6 – Get Out of Debt Automatically with Debt Wise
This chapter greatly annoyed me. It’s essentially an ad for a service called Debt Wise which will help you manage such a debt repayment plan – for a monthly fee, of course. This seems highly out of place in a book where a big part of the plan is to cut your spending, not sign up for new services.

7 – Negotiate Your Debt Down: How to Lower the Interest Rates on Your Credit Cards
Here, Bach offers some advice on negotiating down your debts, particularly your interest rates. Mostly, it boils down to contacting the company, making it clear to them that you’re having difficulty making the payments, and requesting a rate change. Generally, it’s in their interest to cooperate with you, because that type of resolution is far better than having to deal with a defaulting customer.

8 – Your Credit Report and Score: What It Is and How to Fix It Fast
This is mostly just a summary of what a credit report is (a document detailing your history for paying back loans) and some basic methods for fixing it (get current on all of your debts, for starters). The big key is to simply be aware of what’s appearing on your credit report and, if it’s not yours, start contacting people until you can get the problem fixed.

9 – Mortgage Debt: How to Protect Your Home and Pay Off Your Mortgage Debt Early
Bach’s suggestions mostly boil down to making sure you have a thirty year fixed rate mortgage (if not a shorter term, like a twenty or a fifteen year), getting on a biweekly payment plan (paying half of your monthly balance every two weeks), and doing something about your mortgage if you simply can’t make the bills, such as using the government’s resources for mortgage relief.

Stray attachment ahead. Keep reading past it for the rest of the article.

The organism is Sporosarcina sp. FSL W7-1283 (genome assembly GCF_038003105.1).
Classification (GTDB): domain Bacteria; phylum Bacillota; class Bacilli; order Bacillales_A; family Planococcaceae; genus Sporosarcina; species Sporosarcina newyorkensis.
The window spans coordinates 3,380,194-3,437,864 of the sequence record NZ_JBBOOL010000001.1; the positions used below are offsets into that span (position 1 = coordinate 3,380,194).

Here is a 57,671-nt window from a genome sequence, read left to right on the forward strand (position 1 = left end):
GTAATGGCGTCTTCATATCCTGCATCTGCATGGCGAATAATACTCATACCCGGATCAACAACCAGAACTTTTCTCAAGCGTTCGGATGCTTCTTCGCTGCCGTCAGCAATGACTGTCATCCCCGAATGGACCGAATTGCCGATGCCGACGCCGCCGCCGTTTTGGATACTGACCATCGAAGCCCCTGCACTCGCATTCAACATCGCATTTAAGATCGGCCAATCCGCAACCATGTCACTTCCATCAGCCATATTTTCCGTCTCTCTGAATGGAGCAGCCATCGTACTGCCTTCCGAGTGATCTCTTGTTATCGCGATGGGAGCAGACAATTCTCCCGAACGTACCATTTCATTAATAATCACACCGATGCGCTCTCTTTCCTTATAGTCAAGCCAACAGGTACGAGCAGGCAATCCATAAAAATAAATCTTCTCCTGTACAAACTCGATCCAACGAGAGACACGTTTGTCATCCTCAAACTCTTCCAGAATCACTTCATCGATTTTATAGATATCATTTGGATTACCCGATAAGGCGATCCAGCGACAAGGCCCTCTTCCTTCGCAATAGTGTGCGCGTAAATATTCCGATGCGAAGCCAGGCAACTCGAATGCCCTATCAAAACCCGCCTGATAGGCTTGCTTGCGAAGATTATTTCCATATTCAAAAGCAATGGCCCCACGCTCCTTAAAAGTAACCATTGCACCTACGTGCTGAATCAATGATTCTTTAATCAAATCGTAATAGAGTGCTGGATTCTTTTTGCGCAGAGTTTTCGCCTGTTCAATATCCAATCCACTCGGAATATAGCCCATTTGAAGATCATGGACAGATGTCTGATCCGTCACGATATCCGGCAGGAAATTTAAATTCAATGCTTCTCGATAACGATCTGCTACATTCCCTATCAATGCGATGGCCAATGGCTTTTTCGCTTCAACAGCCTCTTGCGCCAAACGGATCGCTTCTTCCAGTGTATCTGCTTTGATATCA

10 – The Student Loan Diet: Nine Great Ways to Crush Your Student Debt and Sleep Well at Night
Much as with the previous chapter, this is just a collection of strong basic ideas for dealing with student debt: consolidating government-backed loans, focusing on paying off private loans first, looking into loan forgiveness programs that may be available to you, and understanding the specific payment options for each loan you have and choosing the one that works best with your life.

11 – Erase Your Debt with Three Simple Words: “Time-Barred Debt”
Most states have a statute of limitations on unpaid debts and, if your debt is past that time limit, you no longer have to pay it. In fact, paying it would simply harm your situation, as it would appear as a fresh entry on your credit report. If you have any debts that are far past due, find out when the statute of limitations is on that debt and, if you’ve already passed it, tell the debt collectors to take a hike.

12 – How to Get Non-Profit Credit Counseling – and a Professional to Guide You Out of Debt
Here, Bach points people towards credit counseling, which is a good solution mostly if you’ve tried to get your debt repayment under control and you’ve failed miserably at it. I genuinely believe that the best first step people should take before turning to a counselor is to try managing their debt themselves. This way, if they fail, they can at least have a chance of understanding why they failed, which can give a big clue as to the type of coaching and help that person needs.